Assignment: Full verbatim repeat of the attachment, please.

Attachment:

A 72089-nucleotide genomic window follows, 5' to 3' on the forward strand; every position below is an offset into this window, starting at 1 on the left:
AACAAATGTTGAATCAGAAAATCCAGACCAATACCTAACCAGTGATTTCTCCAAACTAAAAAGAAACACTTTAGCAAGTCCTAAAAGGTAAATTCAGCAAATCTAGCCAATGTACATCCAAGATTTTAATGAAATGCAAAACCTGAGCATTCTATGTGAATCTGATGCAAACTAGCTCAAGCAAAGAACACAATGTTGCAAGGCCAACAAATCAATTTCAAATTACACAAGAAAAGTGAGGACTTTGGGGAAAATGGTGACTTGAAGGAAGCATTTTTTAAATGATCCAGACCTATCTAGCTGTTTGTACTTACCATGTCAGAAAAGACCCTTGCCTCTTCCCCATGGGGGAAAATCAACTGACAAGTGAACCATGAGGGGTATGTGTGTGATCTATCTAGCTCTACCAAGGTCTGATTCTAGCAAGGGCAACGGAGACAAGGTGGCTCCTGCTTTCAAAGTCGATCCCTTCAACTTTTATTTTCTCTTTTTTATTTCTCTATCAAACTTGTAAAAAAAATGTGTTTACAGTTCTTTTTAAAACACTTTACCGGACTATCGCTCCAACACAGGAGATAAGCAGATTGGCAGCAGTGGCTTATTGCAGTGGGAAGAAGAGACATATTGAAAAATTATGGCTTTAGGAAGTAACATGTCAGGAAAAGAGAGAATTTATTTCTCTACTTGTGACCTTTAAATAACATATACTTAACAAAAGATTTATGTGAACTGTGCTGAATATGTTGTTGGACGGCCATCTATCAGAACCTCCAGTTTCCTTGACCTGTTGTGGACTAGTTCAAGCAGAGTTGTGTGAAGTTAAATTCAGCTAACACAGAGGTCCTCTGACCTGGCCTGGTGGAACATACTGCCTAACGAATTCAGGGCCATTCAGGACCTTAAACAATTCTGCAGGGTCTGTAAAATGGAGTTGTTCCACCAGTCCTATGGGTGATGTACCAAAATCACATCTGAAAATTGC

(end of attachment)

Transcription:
A 72089-nucleotide genomic window follows, 5' to 3' on the forward strand; every position below is an offset into this window, starting at 1 on the left:
AACAAATGTTGAATCAGAAAATCCAGACCAATACCTAACCAGTGATTTCTCCAAACTAAAAAGAAACACTTTAGCAAGTCCTAAAAGGTAAATTCAGCAAATCTAGCCAATGTACATCCAAGATTTTAATGAAATGCAAAACCTGAGCATTCTATGTGAATCTGATGCAAACTAGCTCAAGCAAAGAACACAATGTTGCAAGGCCAACAAATCAATTTCAAATTACACAAGAAAAGTGAGGACTTTGGGGAAAATGGTGACTTGAAGGAAGCATTTTTTAAATGATCCAGACCTATCTAGCTGTTTGTACTTACCATGTCAGAAAAGACCCTTGCCTCTTCCCCATGGGGGAAAATCAACTGACAAGTGAACCATGAGGGGTATGTGTGTGATCTATCTAGCTCTACCAAGGTCTGATTCTAGCAAGGGCAACGGAGACAAGGTGGCTCCTGCTTTCAAAGTCGATCCCTTCAACTTTTATTTTCTCTTTTTTATTTCTCTATCAAACTTGTAAAAAAAATGTGTTTACAGTTCTTTTTAAAACACTTTACCGGACTATCGCTCCAACACAGGAGATAAGCAGATTGGCAGCAGTGGCTTATTGCAGTGGGAAGAAGAGACATATTGAAAAATTATGGCTTTAGGAAGTAACATGTCAGGAAAAGAGAGAATTTATTTCTCTACTTGTGACCTTTAAATAACATATACTTAACAAAAGATTTATGTGAACTGTGCTGAATATGTTGTTGGACGGCCATCTATCAGAACCTCCAGTTTCCTTGACCTGTTGTGGACTAGTTCAAGCAGAGTTGTGTGAAGTTAAATTCAGCTAACACAGAGGTCCTCTGACCTGGCCTGGTGGAACATACTGCCTAACGAATTCAGGGCCATTCAGGACCTTAAACAATTCTGCAGGGTCTGTAAAATGGAGTTGTTCCACCAGTCCTATGGGTGATGTACCAAAATCACATCTGAAAATTGC